August 1, 2019
While this is certainly understandable, children with disabilities or complex medical conditions are twice as likely to have unmet dental needs than children without special needs. There are many reasons for this. Fine motor delays can prevent some children from performing adequate oral care. Sensory issues can make the simple act of brushing a challenge for other kids. Medical conditions make some kids more susceptible to dental problems. Additionally, visiting a pediatric dental specialist for routine care may be next to impossible for some.
However, it’s vital that parents make oral health visits to a pediatric dentist a priority for their children. Here are some tips to help you set up your child up for a lifetime of good dental health.
Find a dentist for children early on. The sooner your child starts going to the dentist on a regular basis, the easier it will be to establish a routine. Find a pediatric dentist that allows your child to take a tour of the office. Bring your child to the office for a walk through, and let him or her examine the spinning toothbrushes and take a ride in the dental chair. Gaining familiarity with the office helps to lessen anxiety for both the child and the parent.
Talk To Your Dentist
You’re the expert on your child’s unique needs, so take time to explain things to your dentist. Dental professionals will be glad to meet with you in advance of your child’s appointment to discuss the best path forward for your child. For instance, according to the Autism Speaks Autism Treatment Network, patients with autism do well when they see the same staff and the same dentist at every appointment. Therefore, build that expectation into your child’s dental treatment plan. By maintaining open lines of communication and clear expectations between parent and dentist, the outcome for your child will be significantly improved.
Ask For Advice
As a pediatric dentistry office in Palm Harbor, Dr. Maggie Davis, and her staff can offer much more than routine cleaning and exam. They can talk to you about your child’s needs. Where does he or she need help? Is he or she struggling in one particular area of oral hygiene? We can point you to tools and products that could help. From floss holders to specialized fluoride rinses, we’re experts in adaptive dental aids for special needs kids.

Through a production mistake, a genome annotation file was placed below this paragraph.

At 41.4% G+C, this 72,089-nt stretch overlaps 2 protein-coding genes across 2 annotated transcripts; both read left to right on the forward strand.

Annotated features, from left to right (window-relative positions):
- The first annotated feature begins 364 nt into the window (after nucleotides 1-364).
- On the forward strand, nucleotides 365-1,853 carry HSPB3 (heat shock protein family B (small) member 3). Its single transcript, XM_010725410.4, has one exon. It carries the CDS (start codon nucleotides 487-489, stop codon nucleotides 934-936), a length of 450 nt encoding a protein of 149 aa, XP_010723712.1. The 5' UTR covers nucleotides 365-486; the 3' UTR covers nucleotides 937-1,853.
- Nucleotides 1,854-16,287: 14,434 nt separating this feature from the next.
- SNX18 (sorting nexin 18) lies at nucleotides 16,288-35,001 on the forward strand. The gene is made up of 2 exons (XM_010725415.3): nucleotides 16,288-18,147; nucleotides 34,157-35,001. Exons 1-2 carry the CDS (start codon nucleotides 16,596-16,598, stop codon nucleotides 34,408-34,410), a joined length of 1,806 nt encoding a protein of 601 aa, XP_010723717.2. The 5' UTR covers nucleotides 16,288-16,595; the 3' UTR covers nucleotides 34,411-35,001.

At Home Care
Good oral care starts at home. If your child won’t let you brush their teeth, start by brushing his or her lips. Work your way up to brushing inside your child’s mouth. If he or she is resistant to a toothbrush, use a soft washcloth to gently wipe away dirt and food particles. Try a water flosser to clean between your child’s teeth if he or she won’t use dental floss. Limit snacks and sugary drinks to prevent decay and damage to the teeth and gums. Encourage your child to drink lots of water to rinse food particles from his or her mouth.
Patience With Your Special Needs Child
Just because your child is resistant to oral care, don’t lose hope! Keep trying, and take baby steps on the path to establishing a good oral routine. Don’t get frustrated and recognize the process may take time. We have tons of excellent resources for improving your child’s oral hygiene, so be sure to ask for help if you need it.
At Dr. Maggie Smith’s pediatric dentistry office, we are accustomed to serving special needs kids and welcome them at our practice. We look forward to talking with you about your child’s unique needs and helping you establish a positive relationship with our dentist. Contact us today to schedule a consultation!
March 13, 2019
Children who have special needs often have unique oral health issues. Symptoms of their condition, oral sensitivity, taking certain medications, diet, and difficulty eating can all contribute to dental concerns. Behavioral or medical problems may result in dental care taking a back seat at times. However, children with special needs have a greater risk for oral health problems, so it’s not only essential to ensure you’re practicing good dental hygiene at home with your child, but your child also needs to get routine dental care from a dentist.